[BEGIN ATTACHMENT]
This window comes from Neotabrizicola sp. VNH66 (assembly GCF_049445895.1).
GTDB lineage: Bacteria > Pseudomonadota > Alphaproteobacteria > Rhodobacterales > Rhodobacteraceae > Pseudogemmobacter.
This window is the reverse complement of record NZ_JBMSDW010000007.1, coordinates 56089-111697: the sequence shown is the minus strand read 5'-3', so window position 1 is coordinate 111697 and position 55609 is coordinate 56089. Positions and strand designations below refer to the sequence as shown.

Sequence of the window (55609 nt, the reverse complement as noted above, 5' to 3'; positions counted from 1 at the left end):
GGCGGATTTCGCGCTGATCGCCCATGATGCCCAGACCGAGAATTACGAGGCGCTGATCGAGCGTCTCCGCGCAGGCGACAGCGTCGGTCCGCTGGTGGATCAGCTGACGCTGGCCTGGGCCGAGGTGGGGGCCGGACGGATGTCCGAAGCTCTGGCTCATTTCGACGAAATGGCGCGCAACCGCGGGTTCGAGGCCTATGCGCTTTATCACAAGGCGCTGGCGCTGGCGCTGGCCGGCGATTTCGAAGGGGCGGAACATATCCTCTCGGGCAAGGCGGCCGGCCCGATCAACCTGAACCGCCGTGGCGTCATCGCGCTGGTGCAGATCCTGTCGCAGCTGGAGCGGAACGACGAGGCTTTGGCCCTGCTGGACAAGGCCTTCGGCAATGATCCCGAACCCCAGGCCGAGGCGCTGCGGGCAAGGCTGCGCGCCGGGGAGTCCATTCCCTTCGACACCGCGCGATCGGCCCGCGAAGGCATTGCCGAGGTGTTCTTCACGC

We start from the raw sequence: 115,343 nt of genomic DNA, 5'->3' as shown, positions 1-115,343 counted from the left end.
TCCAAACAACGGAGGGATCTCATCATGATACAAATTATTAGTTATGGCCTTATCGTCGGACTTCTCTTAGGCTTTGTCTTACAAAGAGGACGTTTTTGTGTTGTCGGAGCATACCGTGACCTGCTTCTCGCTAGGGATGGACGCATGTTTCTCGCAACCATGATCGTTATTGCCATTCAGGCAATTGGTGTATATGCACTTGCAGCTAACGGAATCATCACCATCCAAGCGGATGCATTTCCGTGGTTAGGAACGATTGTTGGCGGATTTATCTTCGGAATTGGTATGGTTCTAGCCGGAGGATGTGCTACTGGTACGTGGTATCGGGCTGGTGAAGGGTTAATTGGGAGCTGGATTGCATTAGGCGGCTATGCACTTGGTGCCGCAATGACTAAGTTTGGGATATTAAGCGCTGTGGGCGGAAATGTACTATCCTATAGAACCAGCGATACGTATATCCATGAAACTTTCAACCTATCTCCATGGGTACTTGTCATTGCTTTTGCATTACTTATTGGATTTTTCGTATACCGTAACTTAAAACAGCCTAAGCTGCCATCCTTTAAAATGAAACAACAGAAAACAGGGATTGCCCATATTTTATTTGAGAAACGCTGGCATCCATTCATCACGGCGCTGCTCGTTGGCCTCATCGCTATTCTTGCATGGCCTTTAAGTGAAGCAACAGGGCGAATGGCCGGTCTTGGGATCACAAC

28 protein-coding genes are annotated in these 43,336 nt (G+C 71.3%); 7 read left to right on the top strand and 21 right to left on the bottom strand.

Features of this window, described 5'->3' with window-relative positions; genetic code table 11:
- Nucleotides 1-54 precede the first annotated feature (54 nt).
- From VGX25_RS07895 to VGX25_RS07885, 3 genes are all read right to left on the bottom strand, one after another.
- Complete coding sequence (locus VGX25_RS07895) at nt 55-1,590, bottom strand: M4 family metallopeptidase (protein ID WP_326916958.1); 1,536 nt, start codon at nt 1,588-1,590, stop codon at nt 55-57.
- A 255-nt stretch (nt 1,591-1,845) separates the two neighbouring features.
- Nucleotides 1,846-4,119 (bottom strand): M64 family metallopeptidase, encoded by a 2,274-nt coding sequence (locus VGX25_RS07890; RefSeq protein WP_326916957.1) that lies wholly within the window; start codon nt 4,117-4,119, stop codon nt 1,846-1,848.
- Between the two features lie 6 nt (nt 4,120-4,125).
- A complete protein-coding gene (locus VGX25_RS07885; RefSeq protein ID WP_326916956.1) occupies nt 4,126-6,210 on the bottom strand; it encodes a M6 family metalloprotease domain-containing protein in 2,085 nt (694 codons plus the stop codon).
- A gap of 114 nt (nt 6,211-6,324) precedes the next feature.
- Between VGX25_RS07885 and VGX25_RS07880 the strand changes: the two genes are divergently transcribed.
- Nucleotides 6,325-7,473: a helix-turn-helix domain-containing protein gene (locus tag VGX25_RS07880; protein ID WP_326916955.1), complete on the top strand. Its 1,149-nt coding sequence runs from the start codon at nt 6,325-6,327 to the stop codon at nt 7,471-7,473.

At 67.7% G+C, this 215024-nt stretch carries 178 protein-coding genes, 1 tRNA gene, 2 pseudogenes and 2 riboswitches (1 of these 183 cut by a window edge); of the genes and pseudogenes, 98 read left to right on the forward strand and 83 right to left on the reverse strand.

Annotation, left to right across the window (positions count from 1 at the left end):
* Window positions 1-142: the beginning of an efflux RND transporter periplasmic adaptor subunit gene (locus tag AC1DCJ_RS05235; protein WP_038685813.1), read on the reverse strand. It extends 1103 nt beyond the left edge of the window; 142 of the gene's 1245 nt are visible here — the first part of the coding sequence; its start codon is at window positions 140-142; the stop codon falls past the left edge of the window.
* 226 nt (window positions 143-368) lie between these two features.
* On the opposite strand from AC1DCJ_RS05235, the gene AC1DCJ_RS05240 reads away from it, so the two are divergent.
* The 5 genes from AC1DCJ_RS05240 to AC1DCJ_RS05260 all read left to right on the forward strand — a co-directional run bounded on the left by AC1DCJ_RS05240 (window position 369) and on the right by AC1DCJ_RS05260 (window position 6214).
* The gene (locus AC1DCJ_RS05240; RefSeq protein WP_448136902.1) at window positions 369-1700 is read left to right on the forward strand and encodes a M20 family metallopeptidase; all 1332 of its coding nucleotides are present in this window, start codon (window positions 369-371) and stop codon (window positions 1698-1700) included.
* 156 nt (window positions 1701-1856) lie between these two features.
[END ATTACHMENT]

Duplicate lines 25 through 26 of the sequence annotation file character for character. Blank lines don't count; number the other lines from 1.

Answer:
* The 5 genes from AC1DCJ_RS05240 to AC1DCJ_RS05260 all read left to right on the forward strand — a co-directional run bounded on the left by AC1DCJ_RS05240 (window position 369) and on the right by AC1DCJ_RS05260 (window position 6214).
* The gene (locus AC1DCJ_RS05240; RefSeq protein WP_448136902.1) at window positions 369-1700 is read left to right on the forward strand and encodes a M20 family metallopeptidase; all 1332 of its coding nucleotides are present in this window, start codon (window positions 369-371) and stop codon (window positions 1698-1700) included.